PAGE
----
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NEC ECC: Time-bar clause for CE which arises from a failure by Employer or Others?

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I know that normally if Employer causes a delay to the project they could not get the delay damages. That is the reason why time-bar clause is not normally applied to the faults of Employer in many forms of the contract.

However in NEC3 contract, it seems that only clause 61.1 and 61.3 is related to time-bar issue and the CE which arises from the faults of Employer does not waive the need to notify it within the time limit. I doubt that if such event occurs when using NEC3 contract, the Contractor can only avoid the delay damages with it under the law instead of the contract.
asked Jan 23 in Compensation Events by Philip Leung (120 points)  

1 Answer

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The time-bar i think works fine and will stand up to scrutiny in court. If the Contractor is not given access by the Employer, that is a compensation event under 60.1(2). However, the Contractor has eight weeks to notify that the lack of access caused them any problems in terms of time and cost and start the CE process rolling. That is quite generous when the notification only requires a statement as to what the matter is, and what within clause 60.1 makes it a CE. Same principle works for unforeseen ground conditions, weather and indeed 12 of the 19 reasons in 60.1 are the Contractor responsibility to notify.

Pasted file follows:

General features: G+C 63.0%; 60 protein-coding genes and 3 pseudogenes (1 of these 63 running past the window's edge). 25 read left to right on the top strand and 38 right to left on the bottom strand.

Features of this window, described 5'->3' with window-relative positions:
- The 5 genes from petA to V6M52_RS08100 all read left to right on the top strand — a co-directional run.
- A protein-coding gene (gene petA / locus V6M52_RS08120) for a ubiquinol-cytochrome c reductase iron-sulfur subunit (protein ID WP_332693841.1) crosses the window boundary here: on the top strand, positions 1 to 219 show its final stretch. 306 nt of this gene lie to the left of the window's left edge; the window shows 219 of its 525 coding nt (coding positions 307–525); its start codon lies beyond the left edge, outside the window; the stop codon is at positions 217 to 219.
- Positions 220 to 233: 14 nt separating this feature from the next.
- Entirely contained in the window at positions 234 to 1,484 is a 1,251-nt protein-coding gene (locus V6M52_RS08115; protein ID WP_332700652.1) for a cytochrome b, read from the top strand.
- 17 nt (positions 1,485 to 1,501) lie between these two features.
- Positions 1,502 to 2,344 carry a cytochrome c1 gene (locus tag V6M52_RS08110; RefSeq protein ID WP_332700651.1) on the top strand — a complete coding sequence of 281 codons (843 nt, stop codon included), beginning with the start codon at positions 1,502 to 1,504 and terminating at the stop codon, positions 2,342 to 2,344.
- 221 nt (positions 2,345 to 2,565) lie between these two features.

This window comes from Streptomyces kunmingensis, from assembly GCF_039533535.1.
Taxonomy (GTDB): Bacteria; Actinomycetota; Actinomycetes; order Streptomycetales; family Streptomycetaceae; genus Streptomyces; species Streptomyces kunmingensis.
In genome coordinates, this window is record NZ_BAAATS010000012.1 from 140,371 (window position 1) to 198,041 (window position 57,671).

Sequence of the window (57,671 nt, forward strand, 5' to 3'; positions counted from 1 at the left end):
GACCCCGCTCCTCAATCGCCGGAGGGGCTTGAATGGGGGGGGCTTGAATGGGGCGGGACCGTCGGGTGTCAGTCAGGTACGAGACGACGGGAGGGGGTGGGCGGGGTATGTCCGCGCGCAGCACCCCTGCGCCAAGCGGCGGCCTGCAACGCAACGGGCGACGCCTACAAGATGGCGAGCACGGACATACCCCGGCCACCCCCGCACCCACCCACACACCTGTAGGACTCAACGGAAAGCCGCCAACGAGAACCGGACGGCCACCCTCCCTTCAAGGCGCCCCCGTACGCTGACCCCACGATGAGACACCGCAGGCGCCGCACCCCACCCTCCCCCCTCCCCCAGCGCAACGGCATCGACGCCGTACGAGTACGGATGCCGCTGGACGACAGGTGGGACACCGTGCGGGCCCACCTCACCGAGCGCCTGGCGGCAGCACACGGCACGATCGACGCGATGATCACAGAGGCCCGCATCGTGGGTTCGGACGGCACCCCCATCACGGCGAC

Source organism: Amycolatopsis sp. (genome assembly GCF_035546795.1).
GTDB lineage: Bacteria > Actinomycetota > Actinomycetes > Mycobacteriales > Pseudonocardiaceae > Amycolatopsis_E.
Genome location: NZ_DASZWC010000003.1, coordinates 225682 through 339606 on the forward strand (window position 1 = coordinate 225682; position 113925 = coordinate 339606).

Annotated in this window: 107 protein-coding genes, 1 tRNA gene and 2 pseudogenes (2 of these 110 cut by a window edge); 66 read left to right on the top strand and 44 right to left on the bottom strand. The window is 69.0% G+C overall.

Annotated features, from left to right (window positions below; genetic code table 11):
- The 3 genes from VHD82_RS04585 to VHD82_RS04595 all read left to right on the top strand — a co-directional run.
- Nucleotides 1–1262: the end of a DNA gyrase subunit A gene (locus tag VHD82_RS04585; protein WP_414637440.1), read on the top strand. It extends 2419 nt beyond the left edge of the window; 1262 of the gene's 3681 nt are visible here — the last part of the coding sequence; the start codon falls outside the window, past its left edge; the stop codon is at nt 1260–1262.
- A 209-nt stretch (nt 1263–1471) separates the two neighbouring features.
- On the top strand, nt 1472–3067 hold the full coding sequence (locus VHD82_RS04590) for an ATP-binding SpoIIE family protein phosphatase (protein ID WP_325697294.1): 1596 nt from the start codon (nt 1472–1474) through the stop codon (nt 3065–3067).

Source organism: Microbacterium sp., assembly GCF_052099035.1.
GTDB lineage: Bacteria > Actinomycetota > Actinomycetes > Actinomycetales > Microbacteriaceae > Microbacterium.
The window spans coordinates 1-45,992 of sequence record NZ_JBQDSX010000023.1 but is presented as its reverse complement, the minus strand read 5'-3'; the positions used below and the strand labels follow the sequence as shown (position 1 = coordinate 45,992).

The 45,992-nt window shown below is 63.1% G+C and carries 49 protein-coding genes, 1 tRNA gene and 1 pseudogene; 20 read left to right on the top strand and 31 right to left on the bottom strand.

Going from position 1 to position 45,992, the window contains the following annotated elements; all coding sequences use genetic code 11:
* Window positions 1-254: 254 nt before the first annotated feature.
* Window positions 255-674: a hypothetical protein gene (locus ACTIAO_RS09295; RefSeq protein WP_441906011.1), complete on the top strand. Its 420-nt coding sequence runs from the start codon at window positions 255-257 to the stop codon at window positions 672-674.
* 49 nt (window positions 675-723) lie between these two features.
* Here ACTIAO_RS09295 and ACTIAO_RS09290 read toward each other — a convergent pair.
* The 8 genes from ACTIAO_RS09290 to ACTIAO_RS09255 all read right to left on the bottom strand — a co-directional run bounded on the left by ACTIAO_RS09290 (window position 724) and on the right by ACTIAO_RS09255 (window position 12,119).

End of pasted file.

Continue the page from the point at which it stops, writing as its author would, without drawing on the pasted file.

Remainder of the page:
It stops Contractors leaving everything until the end and then putting forward "claims" that they have never mentioned before and are very subjective to retrospectively assess at that stage. Plus unfair on the Client who had laibilitised costs and may now have difficulty increasing budgets at that late stage to pay for costs they had no idea was coming.

If you remember as far back as NEC2, the timebar used to be only two weeks, but the legal fraternity suggested this was not a legally enforceable timebar, so after discussions was extended to eight weeks, which presumably the same fraternity agreed this WOUlD be legally enforceable.
answered Jan 23 by Glenn Hide Panel Member (87,180 points)